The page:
To the uninitiated some shorebirds (or waders if you prefer) present an identification challenge. For much of the year, a tricky mix of juvenile, winter and transitional plumages prevail. However, for a short time at the end of April and the beginning of May, a few species that breed in the far north pass through in spanking breeding plumage and are easy to identify. During this narrow window of opportunity they look like the distinctive birds in field guides. A classic example is the summer male Grey Plover – the last word in breathtaking monochrome. Others include the very red Red Knots and Curlew Sandpipers, waist-coated Dunlins and coal-black Spotted Redshanks. Our own breeding shorebirds, such as Black-winged Stilt, Avocet, Kentish Plover and Common Redshank, smarten up but there is no metamorphosis.
On the morning of 6th May the tide was very high, thereby forcing migrant shorebirds to roost in the old impoundments of the saltpans (salinas) to the east of Tavira. On the first impoundment that I looked at were summer plumaged Curlew Sandpipers, Dunlins and Little Stints but there was another bird that had me momentarily confused. Then the penny dropped, it was a Red-necked Phalarope – a species only infrequently seen in the Algarve. It was not very red, which probably meant that it was a male. In this species, sex roles are reversed and it is the female that is bright and stunning. When not breeding or travelling to its breeding grounds, this strange bird spends its life in flocks, far from land, swimming on tropical seas.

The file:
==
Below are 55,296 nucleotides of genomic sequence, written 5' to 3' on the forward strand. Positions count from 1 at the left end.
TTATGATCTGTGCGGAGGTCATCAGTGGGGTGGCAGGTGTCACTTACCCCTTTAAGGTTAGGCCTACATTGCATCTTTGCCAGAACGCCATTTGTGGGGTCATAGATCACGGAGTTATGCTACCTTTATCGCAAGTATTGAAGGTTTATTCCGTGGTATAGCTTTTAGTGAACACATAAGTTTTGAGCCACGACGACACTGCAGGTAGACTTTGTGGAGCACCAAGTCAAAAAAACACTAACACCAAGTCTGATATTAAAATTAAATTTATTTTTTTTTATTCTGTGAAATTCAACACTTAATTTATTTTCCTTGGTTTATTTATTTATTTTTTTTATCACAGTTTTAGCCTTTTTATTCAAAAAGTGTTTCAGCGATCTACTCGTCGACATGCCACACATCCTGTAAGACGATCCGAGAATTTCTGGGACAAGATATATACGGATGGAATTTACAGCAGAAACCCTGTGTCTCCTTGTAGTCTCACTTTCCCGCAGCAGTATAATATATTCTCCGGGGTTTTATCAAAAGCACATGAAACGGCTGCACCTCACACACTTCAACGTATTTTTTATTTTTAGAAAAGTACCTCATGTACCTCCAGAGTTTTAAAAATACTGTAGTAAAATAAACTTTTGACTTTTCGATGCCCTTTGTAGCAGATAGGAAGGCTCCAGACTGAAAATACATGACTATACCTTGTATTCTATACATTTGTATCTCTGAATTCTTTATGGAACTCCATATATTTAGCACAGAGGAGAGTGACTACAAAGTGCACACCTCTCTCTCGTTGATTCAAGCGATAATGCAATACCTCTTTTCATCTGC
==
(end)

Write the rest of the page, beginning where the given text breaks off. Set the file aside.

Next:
Fortunately, I had my mobile telephone with me (less than a one in twenty chance) and called Ray Tipper. This was one of the few birds seen in the Algarve that he had never photographed. It took the best part of three days but Ray did eventually manage a photo that met his high standards. Interestingly, the bird became a little redder each day.
Not having the incredible patience of a wildlife photographer, I soon moved on and there was much to see. European Bee-eaters were breeding in an embankment not far from the shopping plaza. Mallards had ducklings, a pair of Common Shelducks looked as if they were interested in breeding, as did Gadwall, and I was surprised to see Shovelers so late. On one of the huge impoundments running east from the road to Quatro Águas was a flock of Red Knots that included truly red birds and a good number of Bar-tailed Godwits.
Our breeding shorebirds were very obvious and seemed to be having a good season. Other records of note were Stone-curlews, an Audouin’s Gull and a Horseshoe Whip Snake.
On a track used by the salinas’ operators, I was very surprised to encounter a tuk-tuk with two waving tourists on board. Ray said that he’d seen tuk-tuks there before and hoped that they didn’t become a flock!
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